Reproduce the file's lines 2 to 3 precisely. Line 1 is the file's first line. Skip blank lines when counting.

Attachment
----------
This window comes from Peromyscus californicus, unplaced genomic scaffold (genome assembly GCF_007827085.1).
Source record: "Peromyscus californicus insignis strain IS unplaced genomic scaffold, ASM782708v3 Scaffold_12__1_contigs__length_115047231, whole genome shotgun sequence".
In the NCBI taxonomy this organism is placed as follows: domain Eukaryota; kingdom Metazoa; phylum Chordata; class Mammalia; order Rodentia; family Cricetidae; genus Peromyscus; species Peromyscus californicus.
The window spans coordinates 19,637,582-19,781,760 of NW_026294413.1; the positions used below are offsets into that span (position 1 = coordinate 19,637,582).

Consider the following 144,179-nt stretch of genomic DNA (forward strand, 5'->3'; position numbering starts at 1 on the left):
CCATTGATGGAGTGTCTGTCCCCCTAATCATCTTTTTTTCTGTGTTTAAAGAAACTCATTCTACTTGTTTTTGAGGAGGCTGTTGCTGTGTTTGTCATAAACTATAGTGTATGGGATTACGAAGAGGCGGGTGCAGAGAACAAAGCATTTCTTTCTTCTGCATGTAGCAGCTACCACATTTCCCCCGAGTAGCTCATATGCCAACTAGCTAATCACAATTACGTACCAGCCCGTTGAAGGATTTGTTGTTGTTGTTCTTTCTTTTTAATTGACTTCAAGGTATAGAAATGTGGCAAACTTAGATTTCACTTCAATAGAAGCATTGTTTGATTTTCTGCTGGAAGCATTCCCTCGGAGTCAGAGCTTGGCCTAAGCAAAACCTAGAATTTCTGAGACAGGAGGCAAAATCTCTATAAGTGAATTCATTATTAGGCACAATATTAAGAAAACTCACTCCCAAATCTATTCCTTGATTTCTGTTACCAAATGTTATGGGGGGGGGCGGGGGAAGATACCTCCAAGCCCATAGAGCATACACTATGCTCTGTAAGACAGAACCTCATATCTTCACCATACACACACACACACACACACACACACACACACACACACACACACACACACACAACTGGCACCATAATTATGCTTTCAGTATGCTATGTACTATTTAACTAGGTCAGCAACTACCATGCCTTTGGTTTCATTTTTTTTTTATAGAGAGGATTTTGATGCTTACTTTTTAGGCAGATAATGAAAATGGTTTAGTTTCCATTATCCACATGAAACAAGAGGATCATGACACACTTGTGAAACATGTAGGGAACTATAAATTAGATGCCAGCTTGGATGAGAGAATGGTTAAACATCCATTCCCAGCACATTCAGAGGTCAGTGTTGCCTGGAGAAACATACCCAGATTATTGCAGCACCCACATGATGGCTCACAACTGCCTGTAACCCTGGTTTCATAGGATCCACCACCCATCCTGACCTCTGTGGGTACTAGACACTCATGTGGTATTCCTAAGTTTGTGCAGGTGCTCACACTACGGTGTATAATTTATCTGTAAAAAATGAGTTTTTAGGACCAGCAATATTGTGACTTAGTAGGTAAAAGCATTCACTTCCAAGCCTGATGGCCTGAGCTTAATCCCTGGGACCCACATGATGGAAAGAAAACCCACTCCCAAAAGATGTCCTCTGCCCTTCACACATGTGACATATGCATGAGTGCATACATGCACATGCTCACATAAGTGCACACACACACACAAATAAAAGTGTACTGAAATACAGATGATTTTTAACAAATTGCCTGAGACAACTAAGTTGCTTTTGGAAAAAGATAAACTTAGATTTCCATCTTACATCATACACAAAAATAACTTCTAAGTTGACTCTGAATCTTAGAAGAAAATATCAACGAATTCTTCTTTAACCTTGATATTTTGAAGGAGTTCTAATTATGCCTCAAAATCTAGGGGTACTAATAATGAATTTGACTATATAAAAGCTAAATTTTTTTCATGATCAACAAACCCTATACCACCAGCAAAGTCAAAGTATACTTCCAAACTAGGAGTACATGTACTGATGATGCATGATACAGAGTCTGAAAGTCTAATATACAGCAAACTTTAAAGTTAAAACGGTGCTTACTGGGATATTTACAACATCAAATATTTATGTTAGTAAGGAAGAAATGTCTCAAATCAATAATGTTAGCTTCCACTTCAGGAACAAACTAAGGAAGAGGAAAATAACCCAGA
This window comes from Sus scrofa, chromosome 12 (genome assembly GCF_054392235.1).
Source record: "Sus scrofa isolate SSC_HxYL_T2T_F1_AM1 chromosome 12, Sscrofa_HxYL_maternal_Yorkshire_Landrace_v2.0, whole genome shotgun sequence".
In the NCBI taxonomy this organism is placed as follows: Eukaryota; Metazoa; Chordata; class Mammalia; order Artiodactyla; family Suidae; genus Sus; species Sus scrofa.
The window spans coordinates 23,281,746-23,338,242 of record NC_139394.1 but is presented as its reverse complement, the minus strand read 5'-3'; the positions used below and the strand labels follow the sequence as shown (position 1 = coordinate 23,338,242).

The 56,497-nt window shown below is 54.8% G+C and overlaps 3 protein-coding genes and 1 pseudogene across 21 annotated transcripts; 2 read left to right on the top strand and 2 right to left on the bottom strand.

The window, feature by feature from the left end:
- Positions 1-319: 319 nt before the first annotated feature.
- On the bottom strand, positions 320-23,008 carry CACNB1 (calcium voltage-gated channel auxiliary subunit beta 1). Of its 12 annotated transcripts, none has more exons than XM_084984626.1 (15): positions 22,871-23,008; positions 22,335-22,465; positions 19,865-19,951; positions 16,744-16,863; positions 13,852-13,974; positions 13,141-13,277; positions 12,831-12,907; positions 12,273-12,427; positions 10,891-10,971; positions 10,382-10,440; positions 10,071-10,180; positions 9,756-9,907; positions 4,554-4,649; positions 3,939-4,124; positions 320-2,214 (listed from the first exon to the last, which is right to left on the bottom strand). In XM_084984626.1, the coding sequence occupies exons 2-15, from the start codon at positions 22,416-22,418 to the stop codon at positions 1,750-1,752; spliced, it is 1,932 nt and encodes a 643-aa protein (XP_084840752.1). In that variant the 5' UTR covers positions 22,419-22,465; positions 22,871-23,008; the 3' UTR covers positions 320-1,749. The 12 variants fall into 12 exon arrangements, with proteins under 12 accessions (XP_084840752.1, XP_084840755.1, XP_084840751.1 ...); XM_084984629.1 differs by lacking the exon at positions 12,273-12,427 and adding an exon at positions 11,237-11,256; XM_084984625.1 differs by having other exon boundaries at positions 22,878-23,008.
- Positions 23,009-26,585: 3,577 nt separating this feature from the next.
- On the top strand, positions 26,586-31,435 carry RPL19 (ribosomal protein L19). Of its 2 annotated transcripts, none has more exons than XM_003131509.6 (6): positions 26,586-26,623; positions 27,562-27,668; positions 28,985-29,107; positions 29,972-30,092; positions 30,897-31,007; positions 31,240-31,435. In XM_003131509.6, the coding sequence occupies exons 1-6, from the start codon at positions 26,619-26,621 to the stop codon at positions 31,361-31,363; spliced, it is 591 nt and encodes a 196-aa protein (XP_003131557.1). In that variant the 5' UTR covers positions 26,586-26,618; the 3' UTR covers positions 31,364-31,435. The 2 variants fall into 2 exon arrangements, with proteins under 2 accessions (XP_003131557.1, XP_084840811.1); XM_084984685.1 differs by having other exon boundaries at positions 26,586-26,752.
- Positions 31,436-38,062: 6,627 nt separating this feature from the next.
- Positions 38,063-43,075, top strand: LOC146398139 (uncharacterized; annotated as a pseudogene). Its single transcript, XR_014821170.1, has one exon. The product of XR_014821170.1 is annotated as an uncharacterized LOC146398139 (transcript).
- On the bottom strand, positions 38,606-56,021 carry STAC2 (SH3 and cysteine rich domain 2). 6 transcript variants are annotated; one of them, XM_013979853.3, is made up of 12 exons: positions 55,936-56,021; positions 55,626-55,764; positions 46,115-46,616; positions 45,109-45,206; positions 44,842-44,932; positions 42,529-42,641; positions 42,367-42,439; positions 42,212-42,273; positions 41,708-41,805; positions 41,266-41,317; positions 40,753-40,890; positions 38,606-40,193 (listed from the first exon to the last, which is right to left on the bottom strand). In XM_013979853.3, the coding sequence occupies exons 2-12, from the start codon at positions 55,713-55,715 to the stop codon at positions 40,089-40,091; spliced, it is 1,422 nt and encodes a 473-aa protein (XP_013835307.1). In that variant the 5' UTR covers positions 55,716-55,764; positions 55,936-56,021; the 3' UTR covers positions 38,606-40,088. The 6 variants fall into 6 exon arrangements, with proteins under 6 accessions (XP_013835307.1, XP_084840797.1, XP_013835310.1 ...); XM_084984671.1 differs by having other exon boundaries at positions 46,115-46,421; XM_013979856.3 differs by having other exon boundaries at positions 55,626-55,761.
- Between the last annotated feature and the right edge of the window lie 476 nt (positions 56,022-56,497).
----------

Source record: "Peromyscus californicus insignis strain IS unplaced genomic scaffold, ASM782708v3 Scaffold_12__1_contigs__length_115047231, whole genome shotgun sequence".
In the NCBI taxonomy this organism is placed as follows: domain Eukaryota; kingdom Metazoa; phylum Chordata; class Mammalia; order Rodentia; family Cricetidae; genus Peromyscus; species Peromyscus californicus.